15 June 2010

Tea Party Philosophy

There has always appeared something a bit unhinged about the Tea Baggers (as they first wanted to be called). Too much anger, too much hate. Two emotions I don't deal with either internally or externally very well. There is a lot of racism involved, though that supplies only part of the electric force running through the synapses to motivate the limbs of the creature. To some extent they are channeling age old populist anger at the elites. Now that is something I have more sympathy with, but it is exceeding dangerous for the Repubs, and not much better for the Demos. It is a force that is destructive to the political process itself because the process is seen as in the hands of elites that are inimical almost by definition to popular forces.

Is the movement coherent, does it have a sane agenda past the inane slogans and cheers? I doubt but we will see. In the meantime, J M Bernstein, a professor of philosophy, has a smart take on the deep motivating forces behind the movement in a little essay in today's NY Times. You should read it all, but here is some of it:
The seething anger that seems to be an indigenous aspect of the Tea Party movement arises, I think, at the very place where politics and metaphysics meet, where metaphysical sentiment becomes political belief. More than their political ideas, it is the anger of Tea Party members that is already reshaping our political landscape. ..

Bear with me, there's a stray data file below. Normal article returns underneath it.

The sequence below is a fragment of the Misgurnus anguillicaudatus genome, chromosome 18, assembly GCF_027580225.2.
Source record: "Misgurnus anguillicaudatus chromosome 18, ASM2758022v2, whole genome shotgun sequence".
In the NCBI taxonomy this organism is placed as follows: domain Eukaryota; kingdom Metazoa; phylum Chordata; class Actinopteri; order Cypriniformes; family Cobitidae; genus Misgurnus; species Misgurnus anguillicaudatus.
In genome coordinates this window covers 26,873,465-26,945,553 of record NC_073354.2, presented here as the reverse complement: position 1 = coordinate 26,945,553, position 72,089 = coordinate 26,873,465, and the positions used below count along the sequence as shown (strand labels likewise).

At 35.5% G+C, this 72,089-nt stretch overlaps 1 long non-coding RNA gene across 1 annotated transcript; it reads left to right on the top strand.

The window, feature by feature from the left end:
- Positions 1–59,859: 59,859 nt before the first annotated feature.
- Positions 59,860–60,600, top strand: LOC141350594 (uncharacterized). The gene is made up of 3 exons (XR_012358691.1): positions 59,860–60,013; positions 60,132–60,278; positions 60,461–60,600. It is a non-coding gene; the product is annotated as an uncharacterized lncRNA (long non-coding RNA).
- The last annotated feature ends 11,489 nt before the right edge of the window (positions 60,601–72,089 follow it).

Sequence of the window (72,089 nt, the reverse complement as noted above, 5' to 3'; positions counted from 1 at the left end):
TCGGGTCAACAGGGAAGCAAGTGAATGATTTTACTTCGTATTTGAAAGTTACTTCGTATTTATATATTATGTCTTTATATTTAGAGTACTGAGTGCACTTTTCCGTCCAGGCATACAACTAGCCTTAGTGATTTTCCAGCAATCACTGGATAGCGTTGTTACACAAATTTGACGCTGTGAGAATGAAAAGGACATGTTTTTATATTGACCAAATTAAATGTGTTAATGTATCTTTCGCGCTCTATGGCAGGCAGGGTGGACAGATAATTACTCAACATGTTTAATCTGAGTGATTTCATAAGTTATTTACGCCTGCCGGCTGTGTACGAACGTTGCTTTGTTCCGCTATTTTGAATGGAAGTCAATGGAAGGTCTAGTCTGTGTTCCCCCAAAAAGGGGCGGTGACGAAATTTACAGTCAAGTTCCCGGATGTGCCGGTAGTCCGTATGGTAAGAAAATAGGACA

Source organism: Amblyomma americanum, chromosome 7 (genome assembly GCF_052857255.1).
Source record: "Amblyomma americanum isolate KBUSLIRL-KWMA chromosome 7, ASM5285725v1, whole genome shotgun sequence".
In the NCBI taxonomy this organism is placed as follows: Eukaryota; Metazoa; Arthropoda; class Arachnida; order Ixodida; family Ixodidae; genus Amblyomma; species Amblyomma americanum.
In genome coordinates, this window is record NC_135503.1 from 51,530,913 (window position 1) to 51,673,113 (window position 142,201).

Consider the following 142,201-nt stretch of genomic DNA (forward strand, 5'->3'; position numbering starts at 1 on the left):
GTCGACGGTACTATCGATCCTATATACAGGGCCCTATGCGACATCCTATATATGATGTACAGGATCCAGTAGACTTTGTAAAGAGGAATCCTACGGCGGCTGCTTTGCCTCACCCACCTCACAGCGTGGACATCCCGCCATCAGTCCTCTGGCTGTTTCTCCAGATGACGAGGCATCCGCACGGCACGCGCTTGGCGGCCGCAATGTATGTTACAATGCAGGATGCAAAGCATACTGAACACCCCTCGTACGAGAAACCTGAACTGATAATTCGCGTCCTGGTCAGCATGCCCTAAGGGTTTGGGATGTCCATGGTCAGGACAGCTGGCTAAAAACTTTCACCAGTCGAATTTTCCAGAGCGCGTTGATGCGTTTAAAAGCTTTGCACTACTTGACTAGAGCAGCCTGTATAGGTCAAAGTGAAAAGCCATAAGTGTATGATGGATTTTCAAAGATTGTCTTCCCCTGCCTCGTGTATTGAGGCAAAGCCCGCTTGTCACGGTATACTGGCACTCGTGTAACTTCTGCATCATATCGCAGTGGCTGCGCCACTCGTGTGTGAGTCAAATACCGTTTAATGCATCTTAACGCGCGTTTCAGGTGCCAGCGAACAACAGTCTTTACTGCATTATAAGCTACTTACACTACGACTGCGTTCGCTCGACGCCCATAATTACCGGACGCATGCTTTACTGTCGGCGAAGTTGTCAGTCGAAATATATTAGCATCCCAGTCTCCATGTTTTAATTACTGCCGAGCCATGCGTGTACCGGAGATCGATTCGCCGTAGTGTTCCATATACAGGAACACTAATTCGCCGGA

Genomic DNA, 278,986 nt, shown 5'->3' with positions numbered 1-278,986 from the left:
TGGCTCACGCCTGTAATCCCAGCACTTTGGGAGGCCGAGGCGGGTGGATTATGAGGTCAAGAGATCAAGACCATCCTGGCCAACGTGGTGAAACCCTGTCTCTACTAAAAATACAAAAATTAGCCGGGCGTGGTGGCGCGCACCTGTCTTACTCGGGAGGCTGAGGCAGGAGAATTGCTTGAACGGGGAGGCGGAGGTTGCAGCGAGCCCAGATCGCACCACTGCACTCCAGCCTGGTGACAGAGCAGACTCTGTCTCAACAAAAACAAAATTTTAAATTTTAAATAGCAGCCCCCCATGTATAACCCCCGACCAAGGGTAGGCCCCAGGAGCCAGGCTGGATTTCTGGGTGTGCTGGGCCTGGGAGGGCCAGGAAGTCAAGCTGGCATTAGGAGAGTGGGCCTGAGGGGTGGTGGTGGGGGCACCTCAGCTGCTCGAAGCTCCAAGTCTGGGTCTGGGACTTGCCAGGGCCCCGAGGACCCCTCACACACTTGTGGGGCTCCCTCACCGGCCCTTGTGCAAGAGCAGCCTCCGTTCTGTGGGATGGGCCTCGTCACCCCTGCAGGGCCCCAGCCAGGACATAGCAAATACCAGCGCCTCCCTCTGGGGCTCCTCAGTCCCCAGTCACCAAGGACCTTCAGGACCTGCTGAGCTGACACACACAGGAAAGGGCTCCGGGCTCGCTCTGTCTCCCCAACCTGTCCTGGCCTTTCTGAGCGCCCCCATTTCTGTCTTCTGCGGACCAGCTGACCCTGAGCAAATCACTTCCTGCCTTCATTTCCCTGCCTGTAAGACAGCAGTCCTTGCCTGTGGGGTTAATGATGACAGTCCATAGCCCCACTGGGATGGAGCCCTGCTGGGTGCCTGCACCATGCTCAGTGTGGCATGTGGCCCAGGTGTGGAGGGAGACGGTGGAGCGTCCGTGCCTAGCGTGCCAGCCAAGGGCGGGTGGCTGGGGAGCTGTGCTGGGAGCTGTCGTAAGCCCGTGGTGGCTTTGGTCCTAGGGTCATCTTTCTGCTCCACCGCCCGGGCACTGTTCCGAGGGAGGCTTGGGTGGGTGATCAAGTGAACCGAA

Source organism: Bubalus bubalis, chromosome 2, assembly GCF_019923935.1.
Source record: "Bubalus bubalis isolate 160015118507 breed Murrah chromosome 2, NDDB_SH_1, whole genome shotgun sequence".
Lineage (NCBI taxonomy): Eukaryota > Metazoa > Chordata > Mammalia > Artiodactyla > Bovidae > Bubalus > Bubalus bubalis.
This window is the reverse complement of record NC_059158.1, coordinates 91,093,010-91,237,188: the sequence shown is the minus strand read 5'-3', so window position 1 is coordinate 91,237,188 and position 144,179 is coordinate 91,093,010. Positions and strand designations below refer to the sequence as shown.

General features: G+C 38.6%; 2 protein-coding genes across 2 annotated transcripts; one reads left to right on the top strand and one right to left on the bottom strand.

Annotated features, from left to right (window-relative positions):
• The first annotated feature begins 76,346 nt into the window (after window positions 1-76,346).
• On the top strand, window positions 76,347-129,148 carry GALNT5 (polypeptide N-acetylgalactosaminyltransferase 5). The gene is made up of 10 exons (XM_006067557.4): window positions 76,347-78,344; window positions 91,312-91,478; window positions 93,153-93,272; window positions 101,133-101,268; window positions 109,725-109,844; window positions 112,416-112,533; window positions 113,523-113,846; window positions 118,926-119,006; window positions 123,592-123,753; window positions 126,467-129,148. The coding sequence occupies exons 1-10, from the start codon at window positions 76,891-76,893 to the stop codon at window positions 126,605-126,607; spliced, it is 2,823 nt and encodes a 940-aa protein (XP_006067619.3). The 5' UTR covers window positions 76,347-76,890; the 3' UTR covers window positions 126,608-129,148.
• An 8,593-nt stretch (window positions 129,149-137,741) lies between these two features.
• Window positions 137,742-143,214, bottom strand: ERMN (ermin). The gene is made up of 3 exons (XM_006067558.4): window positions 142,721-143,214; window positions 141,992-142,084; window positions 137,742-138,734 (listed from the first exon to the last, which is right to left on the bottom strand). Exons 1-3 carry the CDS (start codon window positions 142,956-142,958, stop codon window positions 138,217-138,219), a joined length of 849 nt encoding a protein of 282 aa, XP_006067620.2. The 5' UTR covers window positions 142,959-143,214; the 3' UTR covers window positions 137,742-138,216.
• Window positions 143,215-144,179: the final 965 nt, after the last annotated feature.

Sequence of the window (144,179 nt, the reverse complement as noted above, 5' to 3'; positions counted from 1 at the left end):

... In a bracing and astringent essay in The New York Review of Books, pointedly titled “The Tea Party Jacobins,” Mark Lilla argued that the hodge-podge list of animosities Tea party supporters mention fail to cohere into a body of political grievances in the conventional sense: they lack the connecting thread of achieving political power. It is not for the sake of acquiring political power that Tea Party activists demonstrate, rally and organize; rather, Lilla argues, the appeal is to “individual opinion, individual autonomy, and individual choice, all in the service of neutralizing, not using, political power.” He calls Tea Party activists a “libertarian mob” since they proclaim the belief “that they can do everything themselves if they are only left alone.”

... Where do such anger and such passionate attachment to wildly fantastic beliefs come from?

His conclusion seems to fit the odd contradictions seen in most comments from Tea Baggers:
My hypothesis is that what all the events precipitating the Tea Party movement share is that they demonstrated, emphatically and unconditionally, the depths of the absolute dependence of us all on government action, and in so doing they undermined the deeply held fiction of individual autonomy and self-sufficiency that are intrinsic parts of Americans’ collective self-understanding.

Well, as Chou-en-Lai once said, too soon to tell. But I think there is something to Bernstein's analysis, though it seems incomplete. As of yet the movement has not budged out of its low numbers and has not demonstrated any electorial clout beyond primaries which can be swung by the oddest little things (Alvin Greene!)

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At 15 June, 2010 14:25, Blogger jack perry said...